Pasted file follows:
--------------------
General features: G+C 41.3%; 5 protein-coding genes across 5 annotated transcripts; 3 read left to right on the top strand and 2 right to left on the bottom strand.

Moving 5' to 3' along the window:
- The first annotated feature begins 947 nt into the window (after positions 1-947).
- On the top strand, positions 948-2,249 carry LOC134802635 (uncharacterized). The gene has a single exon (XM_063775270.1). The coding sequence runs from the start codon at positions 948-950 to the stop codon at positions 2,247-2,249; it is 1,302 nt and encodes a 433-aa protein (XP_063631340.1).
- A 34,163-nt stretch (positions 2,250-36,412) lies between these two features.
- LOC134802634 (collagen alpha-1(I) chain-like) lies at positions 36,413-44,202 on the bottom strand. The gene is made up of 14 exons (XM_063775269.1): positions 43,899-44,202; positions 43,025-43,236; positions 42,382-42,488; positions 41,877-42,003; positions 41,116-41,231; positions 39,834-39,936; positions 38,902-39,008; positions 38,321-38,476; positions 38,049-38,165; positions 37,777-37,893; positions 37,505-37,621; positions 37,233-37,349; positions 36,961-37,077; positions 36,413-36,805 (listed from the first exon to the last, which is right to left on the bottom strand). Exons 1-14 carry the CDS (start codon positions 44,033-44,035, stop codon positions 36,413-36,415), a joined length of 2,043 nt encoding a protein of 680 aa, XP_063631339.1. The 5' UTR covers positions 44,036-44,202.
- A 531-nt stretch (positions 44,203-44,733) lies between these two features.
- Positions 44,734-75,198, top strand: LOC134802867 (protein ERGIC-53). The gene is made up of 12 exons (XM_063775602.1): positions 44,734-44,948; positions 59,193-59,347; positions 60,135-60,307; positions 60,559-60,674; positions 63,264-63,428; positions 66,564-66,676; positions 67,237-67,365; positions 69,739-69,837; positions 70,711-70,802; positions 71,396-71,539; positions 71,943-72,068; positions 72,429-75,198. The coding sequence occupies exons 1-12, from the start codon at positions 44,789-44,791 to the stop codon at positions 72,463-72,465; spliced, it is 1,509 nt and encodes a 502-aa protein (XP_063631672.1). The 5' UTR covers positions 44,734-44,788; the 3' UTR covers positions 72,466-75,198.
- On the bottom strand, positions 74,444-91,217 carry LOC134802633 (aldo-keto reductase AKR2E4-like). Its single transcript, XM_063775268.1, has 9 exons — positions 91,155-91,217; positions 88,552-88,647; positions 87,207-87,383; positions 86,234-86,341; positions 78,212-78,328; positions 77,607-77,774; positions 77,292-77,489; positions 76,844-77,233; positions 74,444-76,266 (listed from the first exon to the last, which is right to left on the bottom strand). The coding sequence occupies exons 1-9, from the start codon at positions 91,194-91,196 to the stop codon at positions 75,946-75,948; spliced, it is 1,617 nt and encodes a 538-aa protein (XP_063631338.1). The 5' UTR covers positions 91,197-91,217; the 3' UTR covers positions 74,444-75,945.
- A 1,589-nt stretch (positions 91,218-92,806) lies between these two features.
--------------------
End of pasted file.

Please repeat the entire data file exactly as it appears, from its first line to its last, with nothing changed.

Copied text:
General features: G+C 41.3%; 5 protein-coding genes across 5 annotated transcripts; 3 read left to right on the top strand and 2 right to left on the bottom strand.

Moving 5' to 3' along the window:
- The first annotated feature begins 947 nt into the window (after positions 1-947).
- On the top strand, positions 948-2,249 carry LOC134802635 (uncharacterized). The gene has a single exon (XM_063775270.1). The coding sequence runs from the start codon at positions 948-950 to the stop codon at positions 2,247-2,249; it is 1,302 nt and encodes a 433-aa protein (XP_063631340.1).
- A 34,163-nt stretch (positions 2,250-36,412) lies between these two features.
- LOC134802634 (collagen alpha-1(I) chain-like) lies at positions 36,413-44,202 on the bottom strand. The gene is made up of 14 exons (XM_063775269.1): positions 43,899-44,202; positions 43,025-43,236; positions 42,382-42,488; positions 41,877-42,003; positions 41,116-41,231; positions 39,834-39,936; positions 38,902-39,008; positions 38,321-38,476; positions 38,049-38,165; positions 37,777-37,893; positions 37,505-37,621; positions 37,233-37,349; positions 36,961-37,077; positions 36,413-36,805 (listed from the first exon to the last, which is right to left on the bottom strand). Exons 1-14 carry the CDS (start codon positions 44,033-44,035, stop codon positions 36,413-36,415), a joined length of 2,043 nt encoding a protein of 680 aa, XP_063631339.1. The 5' UTR covers positions 44,036-44,202.
- A 531-nt stretch (positions 44,203-44,733) lies between these two features.
- Positions 44,734-75,198, top strand: LOC134802867 (protein ERGIC-53). The gene is made up of 12 exons (XM_063775602.1): positions 44,734-44,948; positions 59,193-59,347; positions 60,135-60,307; positions 60,559-60,674; positions 63,264-63,428; positions 66,564-66,676; positions 67,237-67,365; positions 69,739-69,837; positions 70,711-70,802; positions 71,396-71,539; positions 71,943-72,068; positions 72,429-75,198. The coding sequence occupies exons 1-12, from the start codon at positions 44,789-44,791 to the stop codon at positions 72,463-72,465; spliced, it is 1,509 nt and encodes a 502-aa protein (XP_063631672.1). The 5' UTR covers positions 44,734-44,788; the 3' UTR covers positions 72,466-75,198.
- On the bottom strand, positions 74,444-91,217 carry LOC134802633 (aldo-keto reductase AKR2E4-like). Its single transcript, XM_063775268.1, has 9 exons — positions 91,155-91,217; positions 88,552-88,647; positions 87,207-87,383; positions 86,234-86,341; positions 78,212-78,328; positions 77,607-77,774; positions 77,292-77,489; positions 76,844-77,233; positions 74,444-76,266 (listed from the first exon to the last, which is right to left on the bottom strand). The coding sequence occupies exons 1-9, from the start codon at positions 91,194-91,196 to the stop codon at positions 75,946-75,948; spliced, it is 1,617 nt and encodes a 538-aa protein (XP_063631338.1). The 5' UTR covers positions 91,197-91,217; the 3' UTR covers positions 74,444-75,945.
- A 1,589-nt stretch (positions 91,218-92,806) lies between these two features.